A recent Law 360 story by Rick Archer, “Sears Vendors Demand Halt on New Attorney Fees,” reports that a bottled water company has joined multiple other Sears Holding Corp. vendors in asking for a halt to new professional expenses claims and equal treatment in splitting up what it says is a shrinking pool of money.
Niagara Bottling LLC argued in a motion that Sears is running out of cash and — with $200 million in professional expenses already submitted — every dollar paid to the company’s lawyers and other professionals will mean one less for the vendors who have kept the retail chain’s stores supplied since its Chapter 11 filing. The motion joins one filed last week by other vendors. “Because the debtors’ cases appear to be administratively insolvent, no further professional fees should be paid at this time,” the bottling company argued.
Sears declared bankruptcy in October, with more than $11 million in debt. ESL Investments, a firm owned by former Sears CEO Edward Lampert, bought its assets for $5.2 billion in February. Sears has faced objections to its proposed Chapter 11 plan by multiple creditors who argue there will not be enough money left to cover legal and other professional fees, post-petition vendor payments and other Chapter 11 administrative expenses.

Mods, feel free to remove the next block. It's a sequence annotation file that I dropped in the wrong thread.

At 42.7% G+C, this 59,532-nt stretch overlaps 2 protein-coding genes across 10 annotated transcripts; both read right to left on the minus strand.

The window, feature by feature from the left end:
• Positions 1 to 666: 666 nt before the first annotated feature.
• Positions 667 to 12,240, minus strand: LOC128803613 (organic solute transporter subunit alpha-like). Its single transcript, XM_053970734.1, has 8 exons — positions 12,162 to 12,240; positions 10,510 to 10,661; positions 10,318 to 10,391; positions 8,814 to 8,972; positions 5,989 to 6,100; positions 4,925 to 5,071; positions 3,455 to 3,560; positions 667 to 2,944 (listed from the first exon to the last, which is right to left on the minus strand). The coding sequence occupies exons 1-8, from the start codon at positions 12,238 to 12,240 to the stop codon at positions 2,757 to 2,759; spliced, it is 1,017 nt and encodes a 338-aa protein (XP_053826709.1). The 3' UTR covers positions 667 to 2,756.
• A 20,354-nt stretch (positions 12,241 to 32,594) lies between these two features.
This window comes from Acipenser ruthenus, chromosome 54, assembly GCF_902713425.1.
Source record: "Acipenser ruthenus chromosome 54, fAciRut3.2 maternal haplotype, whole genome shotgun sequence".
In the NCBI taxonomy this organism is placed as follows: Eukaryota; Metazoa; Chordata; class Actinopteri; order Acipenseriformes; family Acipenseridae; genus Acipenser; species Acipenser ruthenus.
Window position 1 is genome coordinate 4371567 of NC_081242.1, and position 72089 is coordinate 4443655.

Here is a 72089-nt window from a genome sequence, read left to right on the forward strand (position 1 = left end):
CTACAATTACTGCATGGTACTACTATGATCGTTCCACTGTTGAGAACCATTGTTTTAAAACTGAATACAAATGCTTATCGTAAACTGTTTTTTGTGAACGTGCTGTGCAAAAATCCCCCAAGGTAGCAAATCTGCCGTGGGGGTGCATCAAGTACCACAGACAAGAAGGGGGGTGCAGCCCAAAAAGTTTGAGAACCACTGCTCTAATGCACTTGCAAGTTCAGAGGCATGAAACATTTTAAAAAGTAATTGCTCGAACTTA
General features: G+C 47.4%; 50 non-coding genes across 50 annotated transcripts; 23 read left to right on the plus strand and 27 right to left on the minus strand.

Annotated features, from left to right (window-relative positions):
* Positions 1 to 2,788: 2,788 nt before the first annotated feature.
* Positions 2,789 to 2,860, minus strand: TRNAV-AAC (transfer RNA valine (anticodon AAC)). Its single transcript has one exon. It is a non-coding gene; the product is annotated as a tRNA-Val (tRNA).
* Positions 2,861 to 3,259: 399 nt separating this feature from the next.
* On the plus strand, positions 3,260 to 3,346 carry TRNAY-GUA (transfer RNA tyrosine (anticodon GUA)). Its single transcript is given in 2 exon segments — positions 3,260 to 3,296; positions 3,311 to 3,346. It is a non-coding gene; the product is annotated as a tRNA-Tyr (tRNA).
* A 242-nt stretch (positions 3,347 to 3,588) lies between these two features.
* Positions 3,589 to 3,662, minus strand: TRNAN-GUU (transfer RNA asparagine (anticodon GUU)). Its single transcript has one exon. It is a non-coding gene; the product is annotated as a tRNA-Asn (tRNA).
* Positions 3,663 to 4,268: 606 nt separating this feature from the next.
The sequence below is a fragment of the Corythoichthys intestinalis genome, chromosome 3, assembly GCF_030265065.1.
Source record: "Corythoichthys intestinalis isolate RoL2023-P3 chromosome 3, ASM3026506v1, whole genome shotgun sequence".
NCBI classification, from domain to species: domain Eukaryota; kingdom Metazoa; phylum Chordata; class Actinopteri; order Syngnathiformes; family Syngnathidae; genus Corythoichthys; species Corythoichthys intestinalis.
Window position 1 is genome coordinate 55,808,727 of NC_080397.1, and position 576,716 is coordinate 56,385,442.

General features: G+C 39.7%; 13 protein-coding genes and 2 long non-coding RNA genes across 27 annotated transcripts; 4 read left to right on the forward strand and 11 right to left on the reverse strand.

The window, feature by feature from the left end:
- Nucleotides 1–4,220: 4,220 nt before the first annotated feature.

Earlier this month ESL objected to Sears’ Chapter 11 plan on the grounds the plan assumes favorable court rulings for Sears on a number of disputed points in the sale agreement. If the court finds Sears is owed less money that it claims, Sears will not have enough to cover the administrative expenses, it argued.
In the motion, Niagara — a California-based bottled water and soft drink company — joined eight other post-petition vendors who filed a motion last week asking that further professional fee approval be suspended and their claims be given equal treatment, claiming Sears has stopped paying even uncontested administrative claims and the estate appears headed for insolvency. “Notably, distressed claim buyers are now offering only 40% for administrative claims that involve no disputed issues of fact or law,” it said.
Niagara claimed professionals in the case have already billed about $167 million in fees and expenses and have recently submitted applications for over $32.5 million more. If Sears is declared administratively insolvent and the case is converted to a Chapter 7, already-approved professional fees will be given priority for payment, it said. “Accordingly, no further payments of professional fees should be made at this time. All administrative creditors should receive equal treatment,” it said.